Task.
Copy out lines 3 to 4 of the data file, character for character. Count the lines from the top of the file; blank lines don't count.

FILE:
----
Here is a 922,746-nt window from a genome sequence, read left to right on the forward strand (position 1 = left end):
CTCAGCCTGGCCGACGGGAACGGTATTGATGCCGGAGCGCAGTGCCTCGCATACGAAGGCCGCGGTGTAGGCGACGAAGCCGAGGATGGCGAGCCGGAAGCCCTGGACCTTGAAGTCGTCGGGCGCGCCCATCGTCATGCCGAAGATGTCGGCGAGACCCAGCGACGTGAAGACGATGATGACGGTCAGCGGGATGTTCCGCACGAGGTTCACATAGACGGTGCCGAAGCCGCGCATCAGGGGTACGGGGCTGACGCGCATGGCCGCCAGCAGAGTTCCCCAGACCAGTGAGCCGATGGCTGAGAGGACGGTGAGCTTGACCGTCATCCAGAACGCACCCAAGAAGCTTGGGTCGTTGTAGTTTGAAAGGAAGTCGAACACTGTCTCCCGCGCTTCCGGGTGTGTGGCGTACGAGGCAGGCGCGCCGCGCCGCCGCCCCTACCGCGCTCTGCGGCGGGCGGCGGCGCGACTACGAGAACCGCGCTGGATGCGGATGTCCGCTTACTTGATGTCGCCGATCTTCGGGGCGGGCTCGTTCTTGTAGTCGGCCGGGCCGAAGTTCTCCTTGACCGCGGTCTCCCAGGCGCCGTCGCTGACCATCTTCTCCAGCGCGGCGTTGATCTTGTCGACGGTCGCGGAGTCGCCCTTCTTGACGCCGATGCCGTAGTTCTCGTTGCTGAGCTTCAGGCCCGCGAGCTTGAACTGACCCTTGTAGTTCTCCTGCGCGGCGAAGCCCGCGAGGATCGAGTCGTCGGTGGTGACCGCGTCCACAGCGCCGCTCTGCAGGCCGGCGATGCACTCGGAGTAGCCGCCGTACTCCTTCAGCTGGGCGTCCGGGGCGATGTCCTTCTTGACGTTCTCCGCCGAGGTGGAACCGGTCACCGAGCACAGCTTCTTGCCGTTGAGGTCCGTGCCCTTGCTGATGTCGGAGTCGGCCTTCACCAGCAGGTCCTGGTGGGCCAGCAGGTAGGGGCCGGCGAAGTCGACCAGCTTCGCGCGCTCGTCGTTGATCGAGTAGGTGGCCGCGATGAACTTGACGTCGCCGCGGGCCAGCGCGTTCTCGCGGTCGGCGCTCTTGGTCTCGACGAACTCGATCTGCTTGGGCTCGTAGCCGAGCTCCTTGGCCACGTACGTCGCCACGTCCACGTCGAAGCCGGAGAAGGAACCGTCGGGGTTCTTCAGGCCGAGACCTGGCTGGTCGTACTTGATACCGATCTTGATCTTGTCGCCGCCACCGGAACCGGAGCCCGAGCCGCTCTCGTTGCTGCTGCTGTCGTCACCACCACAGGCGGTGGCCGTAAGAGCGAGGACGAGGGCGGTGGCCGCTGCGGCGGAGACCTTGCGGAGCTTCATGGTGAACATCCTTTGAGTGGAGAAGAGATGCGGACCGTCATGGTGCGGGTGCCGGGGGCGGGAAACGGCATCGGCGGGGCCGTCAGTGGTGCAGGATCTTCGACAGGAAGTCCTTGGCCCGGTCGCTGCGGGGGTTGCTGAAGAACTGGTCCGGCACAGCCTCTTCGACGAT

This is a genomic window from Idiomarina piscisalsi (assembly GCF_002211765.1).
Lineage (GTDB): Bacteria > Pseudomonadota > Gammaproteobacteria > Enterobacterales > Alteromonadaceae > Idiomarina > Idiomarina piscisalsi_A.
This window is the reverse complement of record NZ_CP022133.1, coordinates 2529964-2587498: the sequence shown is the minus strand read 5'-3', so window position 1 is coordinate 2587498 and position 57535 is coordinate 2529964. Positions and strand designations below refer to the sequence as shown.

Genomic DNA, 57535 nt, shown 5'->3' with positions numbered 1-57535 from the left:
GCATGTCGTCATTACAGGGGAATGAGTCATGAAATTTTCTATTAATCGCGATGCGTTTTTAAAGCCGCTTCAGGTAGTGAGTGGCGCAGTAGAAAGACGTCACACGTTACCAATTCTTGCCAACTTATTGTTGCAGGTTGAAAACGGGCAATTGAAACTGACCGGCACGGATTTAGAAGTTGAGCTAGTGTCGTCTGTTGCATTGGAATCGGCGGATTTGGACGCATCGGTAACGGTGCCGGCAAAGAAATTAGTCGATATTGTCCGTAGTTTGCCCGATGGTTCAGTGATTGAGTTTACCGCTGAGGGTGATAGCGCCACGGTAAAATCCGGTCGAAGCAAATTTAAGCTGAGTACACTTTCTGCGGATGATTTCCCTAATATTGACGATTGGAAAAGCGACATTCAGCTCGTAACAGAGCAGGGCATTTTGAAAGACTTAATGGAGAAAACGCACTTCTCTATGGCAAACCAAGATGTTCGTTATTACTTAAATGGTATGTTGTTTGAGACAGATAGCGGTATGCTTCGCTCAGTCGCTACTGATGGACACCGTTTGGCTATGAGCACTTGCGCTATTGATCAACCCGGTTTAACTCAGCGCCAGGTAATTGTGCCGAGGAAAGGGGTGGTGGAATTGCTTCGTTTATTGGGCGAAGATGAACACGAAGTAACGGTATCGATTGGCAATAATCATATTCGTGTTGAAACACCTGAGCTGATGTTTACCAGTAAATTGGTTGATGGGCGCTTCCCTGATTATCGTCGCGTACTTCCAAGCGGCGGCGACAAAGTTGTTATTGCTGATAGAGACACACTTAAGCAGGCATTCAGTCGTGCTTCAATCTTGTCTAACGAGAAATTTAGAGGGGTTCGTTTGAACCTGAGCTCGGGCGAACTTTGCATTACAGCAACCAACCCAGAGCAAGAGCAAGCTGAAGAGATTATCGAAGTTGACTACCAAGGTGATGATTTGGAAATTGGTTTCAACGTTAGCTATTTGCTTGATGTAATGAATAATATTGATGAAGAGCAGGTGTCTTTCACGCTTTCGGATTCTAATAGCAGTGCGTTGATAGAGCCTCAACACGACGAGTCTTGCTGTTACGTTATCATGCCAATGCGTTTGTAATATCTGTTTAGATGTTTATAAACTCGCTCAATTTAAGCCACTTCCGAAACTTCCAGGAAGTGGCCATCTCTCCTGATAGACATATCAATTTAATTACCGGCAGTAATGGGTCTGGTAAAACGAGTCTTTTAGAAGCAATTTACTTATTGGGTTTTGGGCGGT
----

This is a genomic window from Idiomarina piscisalsi (assembly GCF_002211765.1).
Lineage (GTDB): Bacteria > Pseudomonadota > Gammaproteobacteria > Enterobacterales > Alteromonadaceae > Idiomarina > Idiomarina piscisalsi_A.